This is the statement that Bernard Madoff made in court today, as he pled guilty.
Which leads me to ask the same question I have been asking for years: is it too much to ask that a high profile public apology for criminal acts of this magnitude be written by the person who is actually apologizing? For years “repentant” offenders have simply mouthed the handiwork of attorneys and public relations experts whose “rhetoric of deep regret” is as phony and unmistakable as a $2 bill.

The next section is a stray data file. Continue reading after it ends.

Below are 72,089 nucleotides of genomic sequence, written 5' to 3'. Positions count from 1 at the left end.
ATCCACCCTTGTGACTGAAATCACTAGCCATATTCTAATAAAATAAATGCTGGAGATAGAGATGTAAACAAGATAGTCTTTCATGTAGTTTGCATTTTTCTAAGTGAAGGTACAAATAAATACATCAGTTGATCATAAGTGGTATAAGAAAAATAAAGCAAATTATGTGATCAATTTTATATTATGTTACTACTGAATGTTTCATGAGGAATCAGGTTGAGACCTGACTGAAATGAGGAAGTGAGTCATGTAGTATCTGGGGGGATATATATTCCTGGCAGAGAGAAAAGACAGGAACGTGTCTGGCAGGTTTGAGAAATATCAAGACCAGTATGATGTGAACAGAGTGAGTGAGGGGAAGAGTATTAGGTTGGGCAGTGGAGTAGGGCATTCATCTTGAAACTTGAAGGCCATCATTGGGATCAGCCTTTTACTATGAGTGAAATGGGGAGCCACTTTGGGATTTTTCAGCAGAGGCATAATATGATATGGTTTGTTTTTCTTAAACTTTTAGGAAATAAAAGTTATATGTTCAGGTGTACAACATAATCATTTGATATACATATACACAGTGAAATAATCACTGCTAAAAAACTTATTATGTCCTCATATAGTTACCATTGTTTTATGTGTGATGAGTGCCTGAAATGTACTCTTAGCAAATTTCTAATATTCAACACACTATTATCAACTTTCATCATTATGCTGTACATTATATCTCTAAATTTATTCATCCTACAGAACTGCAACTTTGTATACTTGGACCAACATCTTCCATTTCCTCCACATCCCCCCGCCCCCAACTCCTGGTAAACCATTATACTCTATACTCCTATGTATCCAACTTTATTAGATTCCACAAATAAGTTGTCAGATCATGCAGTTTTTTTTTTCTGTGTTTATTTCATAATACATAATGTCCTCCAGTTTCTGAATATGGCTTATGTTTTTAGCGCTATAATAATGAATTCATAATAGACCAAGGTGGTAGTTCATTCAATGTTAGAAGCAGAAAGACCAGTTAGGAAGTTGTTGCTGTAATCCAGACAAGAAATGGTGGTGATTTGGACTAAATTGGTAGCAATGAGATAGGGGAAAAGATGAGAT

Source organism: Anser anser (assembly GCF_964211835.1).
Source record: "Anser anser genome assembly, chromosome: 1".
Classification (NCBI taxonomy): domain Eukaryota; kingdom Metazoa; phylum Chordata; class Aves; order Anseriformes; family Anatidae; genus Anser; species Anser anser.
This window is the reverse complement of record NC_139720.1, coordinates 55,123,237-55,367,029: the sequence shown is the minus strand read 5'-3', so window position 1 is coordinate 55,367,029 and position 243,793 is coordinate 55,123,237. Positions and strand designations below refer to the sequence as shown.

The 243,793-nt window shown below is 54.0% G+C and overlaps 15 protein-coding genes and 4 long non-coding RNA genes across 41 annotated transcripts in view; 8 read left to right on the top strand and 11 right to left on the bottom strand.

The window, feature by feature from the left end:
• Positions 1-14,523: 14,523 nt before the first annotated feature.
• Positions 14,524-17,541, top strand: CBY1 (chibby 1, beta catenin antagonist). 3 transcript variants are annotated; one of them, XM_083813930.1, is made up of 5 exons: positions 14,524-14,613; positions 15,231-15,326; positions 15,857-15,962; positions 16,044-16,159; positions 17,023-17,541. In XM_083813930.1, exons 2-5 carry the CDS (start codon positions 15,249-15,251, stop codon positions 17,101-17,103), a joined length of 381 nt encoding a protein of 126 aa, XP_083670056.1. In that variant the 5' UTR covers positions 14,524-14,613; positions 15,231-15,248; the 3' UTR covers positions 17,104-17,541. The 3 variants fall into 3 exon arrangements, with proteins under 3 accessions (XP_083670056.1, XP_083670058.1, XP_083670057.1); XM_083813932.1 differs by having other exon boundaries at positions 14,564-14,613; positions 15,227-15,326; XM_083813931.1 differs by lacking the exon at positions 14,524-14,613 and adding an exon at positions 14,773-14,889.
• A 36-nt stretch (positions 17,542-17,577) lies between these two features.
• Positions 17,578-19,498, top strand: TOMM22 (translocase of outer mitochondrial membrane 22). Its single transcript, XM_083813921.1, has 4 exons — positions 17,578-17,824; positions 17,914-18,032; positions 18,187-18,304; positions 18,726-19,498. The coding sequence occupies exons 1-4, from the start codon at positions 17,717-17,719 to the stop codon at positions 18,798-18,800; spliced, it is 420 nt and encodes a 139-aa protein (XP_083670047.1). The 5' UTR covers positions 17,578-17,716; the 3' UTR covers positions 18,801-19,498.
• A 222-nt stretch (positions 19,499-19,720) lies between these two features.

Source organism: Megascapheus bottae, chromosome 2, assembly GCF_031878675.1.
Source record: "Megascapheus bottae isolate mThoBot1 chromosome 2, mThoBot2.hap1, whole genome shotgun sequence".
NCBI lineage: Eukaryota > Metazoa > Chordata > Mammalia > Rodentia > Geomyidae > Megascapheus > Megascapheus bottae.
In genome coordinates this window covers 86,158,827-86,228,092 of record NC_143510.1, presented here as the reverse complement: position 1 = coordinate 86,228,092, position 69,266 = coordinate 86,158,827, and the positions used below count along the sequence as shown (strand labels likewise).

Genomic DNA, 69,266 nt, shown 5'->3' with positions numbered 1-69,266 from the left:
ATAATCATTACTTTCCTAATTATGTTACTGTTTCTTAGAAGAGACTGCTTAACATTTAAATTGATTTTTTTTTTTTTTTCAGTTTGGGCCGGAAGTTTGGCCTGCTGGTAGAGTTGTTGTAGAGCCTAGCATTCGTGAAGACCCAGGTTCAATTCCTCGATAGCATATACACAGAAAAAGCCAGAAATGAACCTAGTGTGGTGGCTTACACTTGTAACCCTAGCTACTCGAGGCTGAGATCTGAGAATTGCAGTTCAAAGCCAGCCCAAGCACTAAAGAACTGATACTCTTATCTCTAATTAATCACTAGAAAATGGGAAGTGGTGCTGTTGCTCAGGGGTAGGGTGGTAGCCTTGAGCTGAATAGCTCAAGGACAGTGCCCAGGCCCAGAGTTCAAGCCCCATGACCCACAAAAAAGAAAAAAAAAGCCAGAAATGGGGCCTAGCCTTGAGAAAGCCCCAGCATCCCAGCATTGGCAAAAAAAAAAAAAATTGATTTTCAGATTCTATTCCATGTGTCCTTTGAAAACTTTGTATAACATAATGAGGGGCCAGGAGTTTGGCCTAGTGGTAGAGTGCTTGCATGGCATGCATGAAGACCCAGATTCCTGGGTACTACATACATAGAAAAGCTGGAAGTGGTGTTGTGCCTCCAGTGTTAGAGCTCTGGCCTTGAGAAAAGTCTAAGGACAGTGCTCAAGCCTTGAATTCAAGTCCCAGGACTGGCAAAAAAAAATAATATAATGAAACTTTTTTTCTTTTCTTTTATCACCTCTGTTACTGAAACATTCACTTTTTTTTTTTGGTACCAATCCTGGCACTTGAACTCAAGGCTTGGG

I am not saying that Madoff had nothing to do with this statement, but it is packed with the kind of morally empty boilerplate that really is no apology at all.
I have a half-serious idea: When someone pleads guilty and wants to apologize for his or her crimes, he or she should be be handed some paper and a pen by the judge and asked to spend an hour writing a hand-written apology.
Of course this doesn’t even slightly guarantee sincerity. But isn’t it about time we end this charade of supposedly remorseful people reading statements actually written by other people?
What happens to genuine contrition in a world where crafting apologies has become an occupation?